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Contrary to popular belief, most snake bites are completely harmless. Most species of snakes do not have venom, and their bites are often not even serious enough to break the skin. However, some snake bites can be life threatening.

Treating a snake bite:

  • Try to identify the type of snake that has bitten the child. If you have a camera phone with you, try to take a picture of the snake, so long as you can do so without getting within striking distance, which is approximately one to one and a half times its body length.
  • Wash the area with cool water.
  • If you believe the snake to be poisonous, call 911 immediately.
  • Clean the wound with a antibacterial soap.
  • Apply cold compress to the bite area.
  • Keep the victim as still as possible. Having the victim move and strain themselves will spread the venom more quickly. If you’re a long way from help, you might want to splint the limb.
  • For any non-venomous bite that breaks the skin, clean with soap and water or an antibacterial ointment. Consult a doctor to have them look over the bite if it swells or changes color.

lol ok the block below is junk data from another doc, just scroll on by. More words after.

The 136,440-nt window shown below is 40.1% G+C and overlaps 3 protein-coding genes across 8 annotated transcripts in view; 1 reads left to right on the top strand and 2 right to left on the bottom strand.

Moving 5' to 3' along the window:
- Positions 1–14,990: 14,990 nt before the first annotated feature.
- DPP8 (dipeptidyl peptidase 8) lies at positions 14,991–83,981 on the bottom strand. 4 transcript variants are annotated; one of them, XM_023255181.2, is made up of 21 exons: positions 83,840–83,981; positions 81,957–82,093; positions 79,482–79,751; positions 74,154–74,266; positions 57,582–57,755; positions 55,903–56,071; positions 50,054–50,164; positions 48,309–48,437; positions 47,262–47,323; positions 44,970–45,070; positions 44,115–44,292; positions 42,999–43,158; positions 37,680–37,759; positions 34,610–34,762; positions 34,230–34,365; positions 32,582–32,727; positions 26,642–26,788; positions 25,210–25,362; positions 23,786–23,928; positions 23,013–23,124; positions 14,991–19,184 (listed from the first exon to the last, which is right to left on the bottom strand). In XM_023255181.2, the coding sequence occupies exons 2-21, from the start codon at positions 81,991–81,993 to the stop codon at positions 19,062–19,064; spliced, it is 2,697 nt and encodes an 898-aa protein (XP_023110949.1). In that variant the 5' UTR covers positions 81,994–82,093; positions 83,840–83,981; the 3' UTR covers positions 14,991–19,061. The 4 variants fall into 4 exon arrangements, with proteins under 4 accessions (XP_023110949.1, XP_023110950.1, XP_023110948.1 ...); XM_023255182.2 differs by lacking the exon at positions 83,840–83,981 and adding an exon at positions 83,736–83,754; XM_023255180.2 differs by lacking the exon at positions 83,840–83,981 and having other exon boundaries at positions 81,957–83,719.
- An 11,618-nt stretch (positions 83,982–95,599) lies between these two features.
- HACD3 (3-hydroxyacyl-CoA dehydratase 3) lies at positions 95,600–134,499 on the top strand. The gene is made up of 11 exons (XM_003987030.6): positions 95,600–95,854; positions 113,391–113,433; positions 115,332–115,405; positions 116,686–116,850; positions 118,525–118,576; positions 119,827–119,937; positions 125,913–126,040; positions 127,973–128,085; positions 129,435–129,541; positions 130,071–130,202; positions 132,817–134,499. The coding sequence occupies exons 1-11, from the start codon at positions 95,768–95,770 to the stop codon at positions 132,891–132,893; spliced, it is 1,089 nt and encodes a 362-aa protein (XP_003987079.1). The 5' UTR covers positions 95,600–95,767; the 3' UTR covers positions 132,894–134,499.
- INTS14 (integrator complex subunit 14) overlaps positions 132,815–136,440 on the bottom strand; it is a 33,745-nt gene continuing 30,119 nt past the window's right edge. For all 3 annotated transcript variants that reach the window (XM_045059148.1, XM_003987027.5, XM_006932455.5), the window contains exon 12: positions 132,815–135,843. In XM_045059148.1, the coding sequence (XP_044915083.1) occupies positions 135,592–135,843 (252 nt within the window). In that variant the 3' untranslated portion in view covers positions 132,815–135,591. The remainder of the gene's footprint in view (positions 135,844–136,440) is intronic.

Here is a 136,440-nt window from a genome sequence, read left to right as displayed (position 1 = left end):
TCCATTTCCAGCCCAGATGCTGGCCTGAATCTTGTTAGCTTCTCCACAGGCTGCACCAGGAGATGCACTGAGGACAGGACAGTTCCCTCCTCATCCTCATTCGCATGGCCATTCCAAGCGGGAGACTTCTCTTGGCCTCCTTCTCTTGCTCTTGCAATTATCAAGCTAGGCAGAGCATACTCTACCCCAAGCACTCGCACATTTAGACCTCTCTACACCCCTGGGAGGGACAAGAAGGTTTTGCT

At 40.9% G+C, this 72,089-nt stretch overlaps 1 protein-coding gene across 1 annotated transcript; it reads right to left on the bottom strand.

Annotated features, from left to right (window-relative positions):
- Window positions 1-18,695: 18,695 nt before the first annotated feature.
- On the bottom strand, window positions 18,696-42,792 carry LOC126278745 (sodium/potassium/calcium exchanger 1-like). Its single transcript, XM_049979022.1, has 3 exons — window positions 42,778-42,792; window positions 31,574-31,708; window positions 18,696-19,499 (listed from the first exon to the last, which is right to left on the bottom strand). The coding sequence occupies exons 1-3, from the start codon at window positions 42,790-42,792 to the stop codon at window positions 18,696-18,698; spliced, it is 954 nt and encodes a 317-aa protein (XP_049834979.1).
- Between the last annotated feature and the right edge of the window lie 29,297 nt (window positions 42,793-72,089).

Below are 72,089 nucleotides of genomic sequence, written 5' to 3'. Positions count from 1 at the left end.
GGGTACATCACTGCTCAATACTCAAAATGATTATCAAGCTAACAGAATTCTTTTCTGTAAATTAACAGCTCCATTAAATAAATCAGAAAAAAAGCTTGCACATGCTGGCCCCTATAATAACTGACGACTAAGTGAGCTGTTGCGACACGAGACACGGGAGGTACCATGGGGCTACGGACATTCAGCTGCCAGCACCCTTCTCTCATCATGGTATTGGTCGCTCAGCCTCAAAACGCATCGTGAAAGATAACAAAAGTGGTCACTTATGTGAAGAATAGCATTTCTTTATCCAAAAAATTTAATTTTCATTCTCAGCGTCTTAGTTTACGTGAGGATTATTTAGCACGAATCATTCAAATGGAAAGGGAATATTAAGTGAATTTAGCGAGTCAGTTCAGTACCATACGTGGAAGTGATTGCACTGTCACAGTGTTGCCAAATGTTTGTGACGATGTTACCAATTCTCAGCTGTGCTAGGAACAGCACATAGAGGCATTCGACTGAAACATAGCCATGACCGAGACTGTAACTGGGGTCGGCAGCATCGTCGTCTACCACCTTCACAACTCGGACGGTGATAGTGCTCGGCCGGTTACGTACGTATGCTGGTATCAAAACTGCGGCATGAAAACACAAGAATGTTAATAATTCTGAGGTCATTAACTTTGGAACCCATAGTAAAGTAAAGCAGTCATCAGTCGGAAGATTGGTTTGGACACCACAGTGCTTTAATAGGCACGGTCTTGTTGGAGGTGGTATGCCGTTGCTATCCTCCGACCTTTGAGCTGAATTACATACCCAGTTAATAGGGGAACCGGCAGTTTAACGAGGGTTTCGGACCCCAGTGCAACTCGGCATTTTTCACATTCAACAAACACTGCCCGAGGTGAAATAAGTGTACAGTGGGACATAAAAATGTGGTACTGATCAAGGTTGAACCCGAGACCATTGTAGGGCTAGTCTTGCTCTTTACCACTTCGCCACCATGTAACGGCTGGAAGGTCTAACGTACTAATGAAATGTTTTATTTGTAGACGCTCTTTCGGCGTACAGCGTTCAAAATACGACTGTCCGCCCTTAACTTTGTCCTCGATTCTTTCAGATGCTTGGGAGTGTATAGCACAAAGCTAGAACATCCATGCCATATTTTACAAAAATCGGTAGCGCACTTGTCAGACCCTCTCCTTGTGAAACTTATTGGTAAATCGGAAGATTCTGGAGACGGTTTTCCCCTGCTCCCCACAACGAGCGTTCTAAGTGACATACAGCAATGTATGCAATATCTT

How to recognize a venomous snake bite

A venomous snake bite will tend to have two distinct puncture wounds where the fangs entered, whereas bites from non venomous snakes are less pronounced, since they have ridges or rows of teeth that contact the skin more directly in more places all at once. You should also watch for swelling or skin coloring; quick swelling or discoloration is the tell-tale sign of invenomation.

Snake bite facts and statistics

* Rattle snake bites are reported by 1334 people a year on average in the US, according to the American Association of Poison Control Centers.

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